A school girl has written a heartbreaking message about the Tories’ attack on children, and it’s going viral [IMAGE]

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A school girl’s Facebook post about changes to GCSEs is going viral. Not only is it utterly heartbreaking, but it’s a stark reminder of what this government has done to our educational system. And the impact this is having on our children.

The changes

Former Education Secretary Michael Gove introduced the changes to GCSEs in 2013. But those changes are only just coming into effect. They include a new marking system that replaces the A-C systems with grades from 1 to 9.

The changes also mean less coursework, more emphasis on exams, and a harder syllabus. Gove claimed he wanted to make GCSEs:

more challenging, more ambitious and more rigorous.

The reality

But the harsh reality of these changes has been revealed by GCSE student Emma Jameson. In a Facebook post that has been shared over 22,000 times, she sets out what is happening:

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She begins by writing about the new English exam:

So the new GCSE English Literature exam is graded from 9-1 (9 being a very high A*). For the two exams in this subject there are 2 books (Lord of the Flies and A Christmas Carol), 1 play (Macbeth) and 15 poems… that we are expected to know BY MEMORY. We are not allowed a copy of the text or poem anthology in either exam to refer to.

She then covers the new maths requirements and what they mean for pupils:

The changes to the new GCSE Maths exam means that A Level work has been shifted into GCSE and we are now expected to memorise the formulas as well. In fact, the standards have increased so drastically, that the 2nd set in our school that would be achieving B-A grades are now being moved onto foundation tier for the new system (in which the highest grade possible is equivalent to a C) just to have a shot at passing the exam.

And she claims that schools are not doing the one thing they should be achieving – inspiring children to learn:

At school, we are not taught about our subject or inspired to learn, we are informed of what examiners want to hear. It is a test of memory if nothing else.

Our children’s mental health

But it is Jameson’s writing on the impact on children’s mental health that is truly heartbreaking:

Of course I can’t speak on behalf of everyone my age, but in my school, everyone’s mental health isn’t exactly tip top. Despite support from teachers, they know there isn’t much they can do as it is the government that puts pressure on them. It’s not uncommon to see us roaming corridors with faded looks in our eyes or crying in the toilets and I’ve kind of got used to people breaking down in the middle of a lesson. Looking around a classroom 3 weeks away from exams, I see a group of kids slumped over desks with books closed and minds shut off to the work as well; we’re all exhausted.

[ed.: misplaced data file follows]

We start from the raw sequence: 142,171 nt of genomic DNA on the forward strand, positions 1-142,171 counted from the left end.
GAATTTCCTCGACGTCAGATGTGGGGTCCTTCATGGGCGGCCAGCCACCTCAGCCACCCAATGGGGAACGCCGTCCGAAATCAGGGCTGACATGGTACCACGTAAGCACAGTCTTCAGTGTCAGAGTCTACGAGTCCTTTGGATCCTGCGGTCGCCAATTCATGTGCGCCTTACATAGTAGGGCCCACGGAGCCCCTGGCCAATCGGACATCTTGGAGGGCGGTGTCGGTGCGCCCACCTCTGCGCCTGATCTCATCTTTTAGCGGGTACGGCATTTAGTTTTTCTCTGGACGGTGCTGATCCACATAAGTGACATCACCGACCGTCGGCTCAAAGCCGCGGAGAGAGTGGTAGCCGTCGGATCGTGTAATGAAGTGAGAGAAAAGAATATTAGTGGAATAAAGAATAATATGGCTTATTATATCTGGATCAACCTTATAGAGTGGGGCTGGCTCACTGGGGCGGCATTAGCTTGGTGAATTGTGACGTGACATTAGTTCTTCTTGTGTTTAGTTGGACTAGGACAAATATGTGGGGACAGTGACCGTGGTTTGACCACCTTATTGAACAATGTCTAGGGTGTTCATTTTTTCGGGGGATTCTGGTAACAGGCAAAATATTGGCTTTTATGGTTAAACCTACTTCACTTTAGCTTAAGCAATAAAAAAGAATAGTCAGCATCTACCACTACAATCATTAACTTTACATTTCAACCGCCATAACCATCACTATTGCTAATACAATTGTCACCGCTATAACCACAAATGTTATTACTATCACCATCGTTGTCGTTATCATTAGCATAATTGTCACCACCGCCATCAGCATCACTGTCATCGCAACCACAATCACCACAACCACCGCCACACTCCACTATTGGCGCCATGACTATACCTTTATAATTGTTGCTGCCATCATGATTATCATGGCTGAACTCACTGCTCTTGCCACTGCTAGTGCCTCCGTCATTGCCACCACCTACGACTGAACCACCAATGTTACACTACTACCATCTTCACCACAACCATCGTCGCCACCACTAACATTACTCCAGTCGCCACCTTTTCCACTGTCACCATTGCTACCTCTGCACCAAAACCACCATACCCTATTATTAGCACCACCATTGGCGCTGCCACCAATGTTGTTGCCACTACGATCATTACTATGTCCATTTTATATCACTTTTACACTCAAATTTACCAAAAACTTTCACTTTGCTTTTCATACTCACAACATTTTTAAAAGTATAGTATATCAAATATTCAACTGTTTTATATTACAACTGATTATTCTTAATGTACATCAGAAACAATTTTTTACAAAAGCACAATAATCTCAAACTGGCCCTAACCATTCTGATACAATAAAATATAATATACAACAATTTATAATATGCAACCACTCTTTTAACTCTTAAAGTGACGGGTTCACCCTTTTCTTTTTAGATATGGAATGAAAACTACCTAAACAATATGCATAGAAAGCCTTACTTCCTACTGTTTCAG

And this is coming from someone who wants to work hard, learn, and succeed in her exams:

I really value my education and want to do well in my exams, but the truth is it is so extremely hard to do that and I think the amount of pressure we’re under is pushed to the side because people don’t understand and label us as a lazy young generation.

Guess what’s missing from the curriculum?

But with all Gove’s changes, there’s one glaring omission from the syllabus. Jameson writes:

I’m sorry I can’t really shed any light on the political side of this as I AM NOT TAUGHT ABOUT POLITICS however if you want to know about the electrolysis of molten sodium chloride then i probably have a revision card on it somewhere…

But Jameson is qualified to write about politics. And she’s doing exactly that. Because she, like other teenagers, is at the sharp end of Gove’s changes.

Jameson is a passionate and eloquent teenager, and is exactly the sort of person who deserves to do well. Don’t listen to the politicians. Listen to our children and our teachers who are dealing with the reality of what the Tories have done to the education system. And take the opportunity to do something about it.

Get Involved!

Register to vote in the 8 June general election. If you don’t have a national insurance number, a 5 minute phone call on 0300 200 3500 will get it sent to you in ten days.

– Discuss the key policy issues with family members, colleagues and neighbours. And organise! Join (and participate in the activities of) a union, an activist group, and/or a political party.

– Also read more Canary articles on the 2017 general election.

Featured image via Wikimedia

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